by Mary Caperton Morton Tuesday, February 27, 2018
Saturn’s sixth-largest moon, Enceladus, is covered by ice, but just beneath its icy surface lies an ocean of liquid water. New research suggests that this internal ocean may be maintained in a liquid state by heat generated by tidal friction within the moon’s fragmented, rocky core.
During its two-decade-long mission, the Cassini spacecraft revealed that Enceladus' icy crust is underlain by intense hydrothermal activity. Chemical analysis of liquid escaping through the crust in massive hydrothermal geysers at the moon’s south pole demonstrated that the moon’s ocean is salty and rich in organic molecules. Initially, geologists thought that the liquid ocean might be sustained by tidal forces generated within the moon’s icy crust, but modeling suggested that without another heat source, the ocean would have frozen within 30 million years after its formation.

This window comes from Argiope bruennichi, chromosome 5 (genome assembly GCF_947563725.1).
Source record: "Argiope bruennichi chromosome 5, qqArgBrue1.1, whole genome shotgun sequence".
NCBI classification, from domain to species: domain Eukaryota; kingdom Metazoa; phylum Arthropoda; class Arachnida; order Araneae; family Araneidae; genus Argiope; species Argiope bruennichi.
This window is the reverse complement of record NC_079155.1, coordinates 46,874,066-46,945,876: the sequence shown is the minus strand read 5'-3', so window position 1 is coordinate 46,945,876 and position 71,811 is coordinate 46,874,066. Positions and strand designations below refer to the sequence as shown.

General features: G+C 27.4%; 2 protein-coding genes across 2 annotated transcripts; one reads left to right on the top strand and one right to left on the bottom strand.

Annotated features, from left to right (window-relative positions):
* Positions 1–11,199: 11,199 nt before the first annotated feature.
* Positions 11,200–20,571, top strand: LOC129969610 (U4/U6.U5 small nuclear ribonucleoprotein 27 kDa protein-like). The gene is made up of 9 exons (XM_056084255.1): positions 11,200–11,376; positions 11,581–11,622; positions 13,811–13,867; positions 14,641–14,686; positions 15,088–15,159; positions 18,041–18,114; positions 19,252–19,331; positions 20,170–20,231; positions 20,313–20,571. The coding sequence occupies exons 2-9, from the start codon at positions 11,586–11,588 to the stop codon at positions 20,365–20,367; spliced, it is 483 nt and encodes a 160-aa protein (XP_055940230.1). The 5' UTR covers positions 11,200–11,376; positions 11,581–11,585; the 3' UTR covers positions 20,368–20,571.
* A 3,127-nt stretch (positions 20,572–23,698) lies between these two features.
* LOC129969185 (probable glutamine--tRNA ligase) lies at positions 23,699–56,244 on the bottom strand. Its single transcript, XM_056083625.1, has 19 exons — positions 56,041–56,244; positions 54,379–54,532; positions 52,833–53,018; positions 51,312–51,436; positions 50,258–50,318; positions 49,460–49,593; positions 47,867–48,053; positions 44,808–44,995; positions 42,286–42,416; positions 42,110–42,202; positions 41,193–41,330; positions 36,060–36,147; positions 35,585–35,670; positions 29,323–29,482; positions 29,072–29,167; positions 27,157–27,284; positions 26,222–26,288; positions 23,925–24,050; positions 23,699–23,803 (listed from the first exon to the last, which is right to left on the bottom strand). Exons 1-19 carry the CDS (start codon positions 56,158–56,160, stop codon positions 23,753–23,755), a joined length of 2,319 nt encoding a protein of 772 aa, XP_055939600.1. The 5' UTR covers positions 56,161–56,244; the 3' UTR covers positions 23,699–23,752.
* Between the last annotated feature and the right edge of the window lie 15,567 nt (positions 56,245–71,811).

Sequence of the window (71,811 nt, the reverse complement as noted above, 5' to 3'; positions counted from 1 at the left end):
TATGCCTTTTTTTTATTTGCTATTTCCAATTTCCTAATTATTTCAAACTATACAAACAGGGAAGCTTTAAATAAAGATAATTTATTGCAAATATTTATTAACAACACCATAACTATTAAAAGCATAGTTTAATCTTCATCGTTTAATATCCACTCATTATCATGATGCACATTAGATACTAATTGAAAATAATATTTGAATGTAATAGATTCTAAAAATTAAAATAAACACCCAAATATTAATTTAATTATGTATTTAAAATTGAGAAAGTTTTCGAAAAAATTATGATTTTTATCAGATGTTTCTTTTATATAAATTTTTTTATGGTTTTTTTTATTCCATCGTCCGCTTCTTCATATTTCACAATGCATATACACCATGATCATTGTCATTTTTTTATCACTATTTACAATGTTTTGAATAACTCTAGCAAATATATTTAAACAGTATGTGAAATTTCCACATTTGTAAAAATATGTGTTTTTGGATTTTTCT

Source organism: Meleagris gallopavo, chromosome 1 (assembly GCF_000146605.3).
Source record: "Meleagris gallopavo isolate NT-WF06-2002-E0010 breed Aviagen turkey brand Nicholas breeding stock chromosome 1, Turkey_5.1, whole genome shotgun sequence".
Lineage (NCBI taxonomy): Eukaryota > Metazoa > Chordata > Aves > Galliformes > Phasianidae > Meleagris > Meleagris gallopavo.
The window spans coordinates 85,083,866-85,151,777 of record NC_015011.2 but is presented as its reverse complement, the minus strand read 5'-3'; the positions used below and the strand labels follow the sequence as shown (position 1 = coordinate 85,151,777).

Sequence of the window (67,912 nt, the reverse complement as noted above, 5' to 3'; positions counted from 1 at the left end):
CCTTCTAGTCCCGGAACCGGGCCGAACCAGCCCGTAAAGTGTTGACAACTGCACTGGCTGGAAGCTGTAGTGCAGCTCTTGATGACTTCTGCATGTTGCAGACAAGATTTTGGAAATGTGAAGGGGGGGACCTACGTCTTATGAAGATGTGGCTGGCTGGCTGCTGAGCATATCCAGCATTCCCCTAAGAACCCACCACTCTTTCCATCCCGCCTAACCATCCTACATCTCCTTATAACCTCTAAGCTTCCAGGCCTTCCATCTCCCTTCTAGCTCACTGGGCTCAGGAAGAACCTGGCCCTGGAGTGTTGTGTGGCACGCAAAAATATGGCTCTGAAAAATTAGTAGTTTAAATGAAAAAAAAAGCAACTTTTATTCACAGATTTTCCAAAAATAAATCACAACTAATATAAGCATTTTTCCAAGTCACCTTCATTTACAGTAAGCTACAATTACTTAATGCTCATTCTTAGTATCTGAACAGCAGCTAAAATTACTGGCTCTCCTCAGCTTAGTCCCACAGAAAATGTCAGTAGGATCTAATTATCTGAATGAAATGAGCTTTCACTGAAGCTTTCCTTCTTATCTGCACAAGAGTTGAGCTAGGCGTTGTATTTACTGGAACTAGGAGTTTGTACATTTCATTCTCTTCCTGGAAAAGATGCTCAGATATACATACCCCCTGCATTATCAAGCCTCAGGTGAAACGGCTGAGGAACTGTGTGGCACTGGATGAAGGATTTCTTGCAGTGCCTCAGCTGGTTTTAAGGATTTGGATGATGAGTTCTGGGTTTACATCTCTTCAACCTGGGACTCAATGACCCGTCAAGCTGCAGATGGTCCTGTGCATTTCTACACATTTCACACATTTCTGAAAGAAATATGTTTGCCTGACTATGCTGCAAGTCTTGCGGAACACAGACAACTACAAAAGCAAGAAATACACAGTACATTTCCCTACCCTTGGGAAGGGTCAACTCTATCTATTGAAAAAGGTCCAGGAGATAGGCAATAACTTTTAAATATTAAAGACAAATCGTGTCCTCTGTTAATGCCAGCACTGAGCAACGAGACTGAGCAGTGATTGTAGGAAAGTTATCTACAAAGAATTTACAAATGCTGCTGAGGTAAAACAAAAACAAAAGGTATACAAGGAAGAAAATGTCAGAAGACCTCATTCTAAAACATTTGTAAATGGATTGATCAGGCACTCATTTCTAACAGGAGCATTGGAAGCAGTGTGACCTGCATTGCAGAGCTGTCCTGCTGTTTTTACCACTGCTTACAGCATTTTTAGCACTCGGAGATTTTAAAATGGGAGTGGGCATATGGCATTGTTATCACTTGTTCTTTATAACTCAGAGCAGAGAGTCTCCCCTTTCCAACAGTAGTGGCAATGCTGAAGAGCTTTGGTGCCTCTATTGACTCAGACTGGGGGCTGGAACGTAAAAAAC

In a study in Nature Astronomy, new modeling by Gaël Choblet of the University of Nantes in France and colleagues suggests that friction produced by tidal forces acting on the moon’s highly fragmented, porous core could produce enough heat to sustain the moon’s liquid ocean for tens of millions to billions of years. The model fits with many other properties observed by Cassini, such as increased thinning of Enceladus' icy shell at its poles, where interior heat would preferentially dissipate. Whether this ancient liquid ocean has the conditions necessary to support life remains to be explored by future missions.
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